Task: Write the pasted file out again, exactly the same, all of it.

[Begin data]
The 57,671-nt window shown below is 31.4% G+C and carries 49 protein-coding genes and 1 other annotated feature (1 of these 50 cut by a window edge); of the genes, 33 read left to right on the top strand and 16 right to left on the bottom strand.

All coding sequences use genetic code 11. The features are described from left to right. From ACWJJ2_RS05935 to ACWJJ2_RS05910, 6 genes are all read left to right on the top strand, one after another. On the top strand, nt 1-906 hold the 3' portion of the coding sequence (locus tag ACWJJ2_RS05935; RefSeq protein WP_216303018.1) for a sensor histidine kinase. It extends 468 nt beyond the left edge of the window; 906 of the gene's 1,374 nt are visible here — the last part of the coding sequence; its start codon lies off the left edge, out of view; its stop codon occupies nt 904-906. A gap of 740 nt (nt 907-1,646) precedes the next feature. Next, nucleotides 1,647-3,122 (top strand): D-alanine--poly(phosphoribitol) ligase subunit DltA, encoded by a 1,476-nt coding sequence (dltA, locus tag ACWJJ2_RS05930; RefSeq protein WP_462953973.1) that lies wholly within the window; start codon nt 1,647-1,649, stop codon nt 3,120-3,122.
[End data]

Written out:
The 57,671-nt window shown below is 31.4% G+C and carries 49 protein-coding genes and 1 other annotated feature (1 of these 50 cut by a window edge); of the genes, 33 read left to right on the top strand and 16 right to left on the bottom strand.

All coding sequences use genetic code 11. The features are described from left to right. From ACWJJ2_RS05935 to ACWJJ2_RS05910, 6 genes are all read left to right on the top strand, one after another. On the top strand, nt 1-906 hold the 3' portion of the coding sequence (locus tag ACWJJ2_RS05935; RefSeq protein WP_216303018.1) for a sensor histidine kinase. It extends 468 nt beyond the left edge of the window; 906 of the gene's 1,374 nt are visible here — the last part of the coding sequence; its start codon lies off the left edge, out of view; its stop codon occupies nt 904-906. A gap of 740 nt (nt 907-1,646) precedes the next feature. Next, nucleotides 1,647-3,122 (top strand): D-alanine--poly(phosphoribitol) ligase subunit DltA, encoded by a 1,476-nt coding sequence (dltA, locus tag ACWJJ2_RS05930; RefSeq protein WP_462953973.1) that lies wholly within the window; start codon nt 1,647-1,649, stop codon nt 3,120-3,122.